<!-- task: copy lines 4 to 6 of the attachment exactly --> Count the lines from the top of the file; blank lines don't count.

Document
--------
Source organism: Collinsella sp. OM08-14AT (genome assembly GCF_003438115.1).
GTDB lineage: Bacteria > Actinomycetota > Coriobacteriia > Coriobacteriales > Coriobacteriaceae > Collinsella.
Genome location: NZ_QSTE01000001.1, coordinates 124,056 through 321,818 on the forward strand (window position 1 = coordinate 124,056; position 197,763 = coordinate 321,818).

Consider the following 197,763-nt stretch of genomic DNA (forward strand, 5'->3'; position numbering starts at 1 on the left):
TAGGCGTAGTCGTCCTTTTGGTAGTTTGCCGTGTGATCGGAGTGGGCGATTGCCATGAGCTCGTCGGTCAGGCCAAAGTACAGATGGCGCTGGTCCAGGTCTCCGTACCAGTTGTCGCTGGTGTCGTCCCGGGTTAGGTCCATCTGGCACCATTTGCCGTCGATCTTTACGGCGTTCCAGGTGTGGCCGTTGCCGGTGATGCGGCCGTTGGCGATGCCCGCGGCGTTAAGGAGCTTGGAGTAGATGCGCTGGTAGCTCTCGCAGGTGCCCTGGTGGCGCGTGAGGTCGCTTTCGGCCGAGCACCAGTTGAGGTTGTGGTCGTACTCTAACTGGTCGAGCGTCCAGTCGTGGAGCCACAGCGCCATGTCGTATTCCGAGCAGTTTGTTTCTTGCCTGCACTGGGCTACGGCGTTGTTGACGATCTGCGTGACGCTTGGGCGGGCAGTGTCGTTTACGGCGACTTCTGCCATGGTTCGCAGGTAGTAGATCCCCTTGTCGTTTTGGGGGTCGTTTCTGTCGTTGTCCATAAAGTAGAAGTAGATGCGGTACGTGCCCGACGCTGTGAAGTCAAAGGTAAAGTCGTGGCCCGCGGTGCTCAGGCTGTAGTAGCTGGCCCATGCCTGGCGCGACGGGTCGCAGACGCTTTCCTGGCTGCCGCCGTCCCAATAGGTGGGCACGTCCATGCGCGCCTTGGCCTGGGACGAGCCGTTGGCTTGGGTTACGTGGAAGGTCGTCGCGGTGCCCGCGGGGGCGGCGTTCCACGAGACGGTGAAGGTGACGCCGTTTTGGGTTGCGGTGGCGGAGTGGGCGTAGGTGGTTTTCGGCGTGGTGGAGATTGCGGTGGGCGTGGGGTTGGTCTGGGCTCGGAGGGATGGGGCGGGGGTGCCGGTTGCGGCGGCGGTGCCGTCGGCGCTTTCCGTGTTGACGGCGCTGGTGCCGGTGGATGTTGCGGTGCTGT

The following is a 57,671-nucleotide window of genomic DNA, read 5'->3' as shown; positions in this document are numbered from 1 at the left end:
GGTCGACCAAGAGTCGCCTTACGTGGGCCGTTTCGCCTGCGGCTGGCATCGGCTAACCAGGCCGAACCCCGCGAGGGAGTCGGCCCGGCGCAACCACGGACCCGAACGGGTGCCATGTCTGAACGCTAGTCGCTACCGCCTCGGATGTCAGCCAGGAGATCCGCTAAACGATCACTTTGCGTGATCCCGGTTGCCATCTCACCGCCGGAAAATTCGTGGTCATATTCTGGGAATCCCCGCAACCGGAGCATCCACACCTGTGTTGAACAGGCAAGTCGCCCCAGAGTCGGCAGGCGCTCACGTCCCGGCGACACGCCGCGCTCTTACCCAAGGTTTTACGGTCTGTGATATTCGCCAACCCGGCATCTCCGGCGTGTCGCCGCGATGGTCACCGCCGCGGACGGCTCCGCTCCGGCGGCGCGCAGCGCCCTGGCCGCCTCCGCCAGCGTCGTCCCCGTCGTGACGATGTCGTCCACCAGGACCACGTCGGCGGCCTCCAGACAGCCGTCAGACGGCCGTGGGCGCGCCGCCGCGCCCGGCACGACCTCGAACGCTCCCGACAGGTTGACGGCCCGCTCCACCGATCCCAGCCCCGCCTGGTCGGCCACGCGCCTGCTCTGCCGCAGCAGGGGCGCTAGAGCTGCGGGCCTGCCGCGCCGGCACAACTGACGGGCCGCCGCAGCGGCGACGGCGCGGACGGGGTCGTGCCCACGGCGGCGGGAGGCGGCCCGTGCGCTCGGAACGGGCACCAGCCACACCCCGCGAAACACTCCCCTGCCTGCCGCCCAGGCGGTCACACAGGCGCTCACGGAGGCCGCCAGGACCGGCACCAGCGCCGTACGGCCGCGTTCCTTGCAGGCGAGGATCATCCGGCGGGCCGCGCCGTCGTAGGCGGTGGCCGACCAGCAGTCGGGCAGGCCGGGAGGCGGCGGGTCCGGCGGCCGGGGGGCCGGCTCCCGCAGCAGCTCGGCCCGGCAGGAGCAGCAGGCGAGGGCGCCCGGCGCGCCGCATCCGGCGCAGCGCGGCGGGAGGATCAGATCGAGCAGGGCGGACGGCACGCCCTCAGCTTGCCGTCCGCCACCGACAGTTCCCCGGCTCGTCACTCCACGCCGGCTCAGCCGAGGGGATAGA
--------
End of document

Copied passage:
Consider the following 197,763-nt stretch of genomic DNA (forward strand, 5'->3'; position numbering starts at 1 on the left):
TAGGCGTAGTCGTCCTTTTGGTAGTTTGCCGTGTGATCGGAGTGGGCGATTGCCATGAGCTCGTCGGTCAGGCCAAAGTACAGATGGCGCTGGTCCAGGTCTCCGTACCAGTTGTCGCTGGTGTCGTCCCGGGTTAGGTCCATCTGGCACCATTTGCCGTCGATCTTTACGGCGTTCCAGGTGTGGCCGTTGCCGGTGATGCGGCCGTTGGCGATGCCCGCGGCGTTAAGGAGCTTGGAGTAGATGCGCTGGTAGCTCTCGCAGGTGCCCTGGTGGCGCGTGAGGTCGCTTTCGGCCGAGCACCAGTTGAGGTTGTGGTCGTACTCTAACTGGTCGAGCGTCCAGTCGTGGAGCCACAGCGCCATGTCGTATTCCGAGCAGTTTGTTTCTTGCCTGCACTGGGCTACGGCGTTGTTGACGATCTGCGTGACGCTTGGGCGGGCAGTGTCGTTTACGGCGACTTCTGCCATGGTTCGCAGGTAGTAGATCCCCTTGTCGTTTTGGGGGTCGTTTCTGTCGTTGTCCATAAAGTAGAAGTAGATGCGGTACGTGCCCGACGCTGTGAAGTCAAAGGTAAAGTCGTGGCCCGCGGTGCTCAGGCTGTAGTAGCTGGCCCATGCCTGGCGCGACGGGTCGCAGACGCTTTCCTGGCTGCCGCCGTCCCAATAGGTGGGCACGTCCATGCGCGCCTTGGCCTGGGACGAGCCGTTGGCTTGGGTTACGTGGAAGGTCGTCGCGGTGCCCGCGGGGGCGGCGTTCCACGAGACGGTGAAGGTGACGCCGTTTTGGGTTGCGGTGGCGGAGTGGGCGTAGGTGGTTTTCGGCGTGGTGGAGATTGCGGTGGGCGTGGGGTTGGTCTGGGCTCGGAGGGATGGGGCGGGGGTGCCGGTTGCGGCGGCGGTGCCGTCGGCGCTTTCCGTGTTGACGGCGCTGGTGCCGGTGGATGTTGCGGTGCTGT

The following is a 57,671-nucleotide window of genomic DNA, read 5'->3' as shown; positions in this document are numbered from 1 at the left end: